During the NYC preschool and kindergarten admissions process, when you speak to administrators about your child, you will inevitably be asked to describe him or her. You may be asked to provide an assessment of your child’s strengths and weaknesses. You should be honest.
Jenny Anderson of the NY Times asked three NYC private school consultants to give some advice to parents regarding this type of assessment. In all three responses, there was one theme.
Honesty doesn’t mean whitewash. It means be real. In other words, if your child is impatient, say so. If he is overly sensitive or hyperfocuses, say so. The private school administrators are not specifically looking for reasons to disqualify your child based on those weaknesses. They are looking to get to know her, and you.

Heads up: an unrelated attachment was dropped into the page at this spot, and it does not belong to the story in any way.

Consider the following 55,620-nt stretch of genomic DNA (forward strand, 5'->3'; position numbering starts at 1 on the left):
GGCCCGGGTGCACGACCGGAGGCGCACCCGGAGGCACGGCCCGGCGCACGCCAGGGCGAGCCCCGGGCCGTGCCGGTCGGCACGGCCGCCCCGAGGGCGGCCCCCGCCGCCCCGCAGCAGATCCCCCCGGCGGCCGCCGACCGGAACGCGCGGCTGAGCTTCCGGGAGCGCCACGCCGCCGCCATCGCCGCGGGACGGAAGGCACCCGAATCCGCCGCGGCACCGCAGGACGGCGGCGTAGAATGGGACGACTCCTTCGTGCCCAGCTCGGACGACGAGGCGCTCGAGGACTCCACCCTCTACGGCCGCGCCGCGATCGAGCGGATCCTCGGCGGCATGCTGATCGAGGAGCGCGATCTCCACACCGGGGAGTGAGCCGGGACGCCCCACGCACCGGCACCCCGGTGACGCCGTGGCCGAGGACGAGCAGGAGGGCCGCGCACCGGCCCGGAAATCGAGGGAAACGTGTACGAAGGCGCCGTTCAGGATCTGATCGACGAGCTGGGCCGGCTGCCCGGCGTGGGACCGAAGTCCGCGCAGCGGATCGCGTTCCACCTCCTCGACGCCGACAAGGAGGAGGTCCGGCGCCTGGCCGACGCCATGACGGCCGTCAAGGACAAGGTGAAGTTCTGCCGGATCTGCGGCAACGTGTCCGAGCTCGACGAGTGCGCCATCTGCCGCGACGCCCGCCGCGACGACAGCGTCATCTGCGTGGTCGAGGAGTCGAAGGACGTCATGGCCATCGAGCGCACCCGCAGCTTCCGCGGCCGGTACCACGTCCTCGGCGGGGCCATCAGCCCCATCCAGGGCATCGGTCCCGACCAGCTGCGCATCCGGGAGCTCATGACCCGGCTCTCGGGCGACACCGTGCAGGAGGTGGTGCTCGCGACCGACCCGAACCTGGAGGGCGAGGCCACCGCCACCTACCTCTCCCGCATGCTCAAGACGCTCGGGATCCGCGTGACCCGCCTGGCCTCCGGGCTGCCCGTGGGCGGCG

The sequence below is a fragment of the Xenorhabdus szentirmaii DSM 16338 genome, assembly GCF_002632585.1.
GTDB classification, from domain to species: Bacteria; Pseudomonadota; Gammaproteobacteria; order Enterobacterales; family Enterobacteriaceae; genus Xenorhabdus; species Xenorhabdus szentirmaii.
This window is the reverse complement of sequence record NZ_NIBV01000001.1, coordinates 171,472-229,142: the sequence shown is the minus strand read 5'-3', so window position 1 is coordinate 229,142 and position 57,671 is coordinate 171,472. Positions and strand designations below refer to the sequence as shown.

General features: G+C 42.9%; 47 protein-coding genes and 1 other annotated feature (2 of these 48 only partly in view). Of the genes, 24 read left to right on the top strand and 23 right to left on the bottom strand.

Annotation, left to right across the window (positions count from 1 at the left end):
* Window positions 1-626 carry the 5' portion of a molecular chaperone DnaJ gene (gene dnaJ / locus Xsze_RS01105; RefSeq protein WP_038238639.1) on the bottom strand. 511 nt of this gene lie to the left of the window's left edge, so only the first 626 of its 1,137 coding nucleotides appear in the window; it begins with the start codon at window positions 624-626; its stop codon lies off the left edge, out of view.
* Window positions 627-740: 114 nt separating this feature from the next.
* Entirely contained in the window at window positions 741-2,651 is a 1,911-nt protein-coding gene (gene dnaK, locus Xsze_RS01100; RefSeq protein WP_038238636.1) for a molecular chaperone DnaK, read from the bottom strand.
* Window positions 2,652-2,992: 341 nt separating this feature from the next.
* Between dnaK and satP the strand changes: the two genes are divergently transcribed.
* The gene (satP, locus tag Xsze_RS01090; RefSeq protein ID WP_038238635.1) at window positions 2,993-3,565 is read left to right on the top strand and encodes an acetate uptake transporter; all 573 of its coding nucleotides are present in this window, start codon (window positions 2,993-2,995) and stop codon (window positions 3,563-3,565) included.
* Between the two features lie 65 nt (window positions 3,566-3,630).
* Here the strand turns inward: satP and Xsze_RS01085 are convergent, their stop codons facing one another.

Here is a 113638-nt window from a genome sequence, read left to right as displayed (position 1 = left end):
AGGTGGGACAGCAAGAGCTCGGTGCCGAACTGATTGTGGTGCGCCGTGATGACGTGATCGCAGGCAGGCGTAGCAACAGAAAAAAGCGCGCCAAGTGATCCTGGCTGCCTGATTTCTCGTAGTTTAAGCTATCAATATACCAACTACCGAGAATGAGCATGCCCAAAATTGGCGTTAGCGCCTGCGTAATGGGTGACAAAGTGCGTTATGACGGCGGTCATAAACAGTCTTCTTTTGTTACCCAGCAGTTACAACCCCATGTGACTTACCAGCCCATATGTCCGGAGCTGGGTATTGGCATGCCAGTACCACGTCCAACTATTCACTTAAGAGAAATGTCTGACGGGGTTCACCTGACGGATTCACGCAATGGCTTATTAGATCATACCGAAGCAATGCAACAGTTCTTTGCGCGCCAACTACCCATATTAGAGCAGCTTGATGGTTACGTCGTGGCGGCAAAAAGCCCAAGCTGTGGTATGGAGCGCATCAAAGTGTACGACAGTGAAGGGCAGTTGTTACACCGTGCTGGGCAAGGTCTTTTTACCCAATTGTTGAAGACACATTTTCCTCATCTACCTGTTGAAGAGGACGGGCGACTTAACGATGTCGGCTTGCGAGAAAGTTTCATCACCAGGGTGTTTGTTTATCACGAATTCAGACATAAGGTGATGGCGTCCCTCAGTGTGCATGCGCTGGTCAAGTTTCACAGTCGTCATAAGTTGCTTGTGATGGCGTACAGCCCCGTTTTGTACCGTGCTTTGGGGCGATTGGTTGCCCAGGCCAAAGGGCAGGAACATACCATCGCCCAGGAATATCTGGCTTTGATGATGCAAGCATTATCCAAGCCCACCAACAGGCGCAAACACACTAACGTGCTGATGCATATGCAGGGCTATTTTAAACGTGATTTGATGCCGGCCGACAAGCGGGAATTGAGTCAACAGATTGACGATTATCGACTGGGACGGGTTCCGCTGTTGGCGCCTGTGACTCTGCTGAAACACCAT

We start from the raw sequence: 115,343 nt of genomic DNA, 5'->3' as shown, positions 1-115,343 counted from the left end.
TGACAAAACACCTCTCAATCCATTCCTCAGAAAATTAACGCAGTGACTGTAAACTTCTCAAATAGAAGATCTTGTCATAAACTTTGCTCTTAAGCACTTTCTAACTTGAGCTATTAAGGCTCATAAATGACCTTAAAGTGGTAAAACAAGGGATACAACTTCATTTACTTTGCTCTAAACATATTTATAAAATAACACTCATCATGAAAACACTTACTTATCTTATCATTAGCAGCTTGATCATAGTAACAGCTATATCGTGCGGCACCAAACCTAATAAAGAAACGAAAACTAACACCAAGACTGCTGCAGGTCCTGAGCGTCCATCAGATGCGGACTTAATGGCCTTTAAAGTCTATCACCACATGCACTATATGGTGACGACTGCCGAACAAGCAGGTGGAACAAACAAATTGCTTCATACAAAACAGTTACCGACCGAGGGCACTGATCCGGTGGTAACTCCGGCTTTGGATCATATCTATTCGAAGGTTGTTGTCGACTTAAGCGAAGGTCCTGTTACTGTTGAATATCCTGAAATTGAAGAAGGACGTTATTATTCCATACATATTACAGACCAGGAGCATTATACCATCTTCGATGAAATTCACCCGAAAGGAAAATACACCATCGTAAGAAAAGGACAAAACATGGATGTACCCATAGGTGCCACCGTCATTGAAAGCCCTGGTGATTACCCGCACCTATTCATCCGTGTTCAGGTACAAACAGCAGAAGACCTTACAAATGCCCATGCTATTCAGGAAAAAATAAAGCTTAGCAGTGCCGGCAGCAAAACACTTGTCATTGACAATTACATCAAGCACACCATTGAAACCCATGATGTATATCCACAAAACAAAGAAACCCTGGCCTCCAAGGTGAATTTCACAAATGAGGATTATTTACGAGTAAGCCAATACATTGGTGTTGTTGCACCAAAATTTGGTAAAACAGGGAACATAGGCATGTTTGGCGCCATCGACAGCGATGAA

Another thing they are looking for is compatibility. They want to figure out if their school is the best fit for your child and to have a diversity of personality strengths and weaknesses in a particular cohort. Maybe your child’s strengths or weaknesses aren’t a good fit for that private school or that particular cohort because they already have too many shy or assertive kids that year. Maybe his strengths or weaknesses are just what they are looking for to complete that cohort.
The admissions process is not easy, but it doesn’t have to be impossible to bear either. And if you are honest about who your child is – both strengths and weakensses – then it won’t be.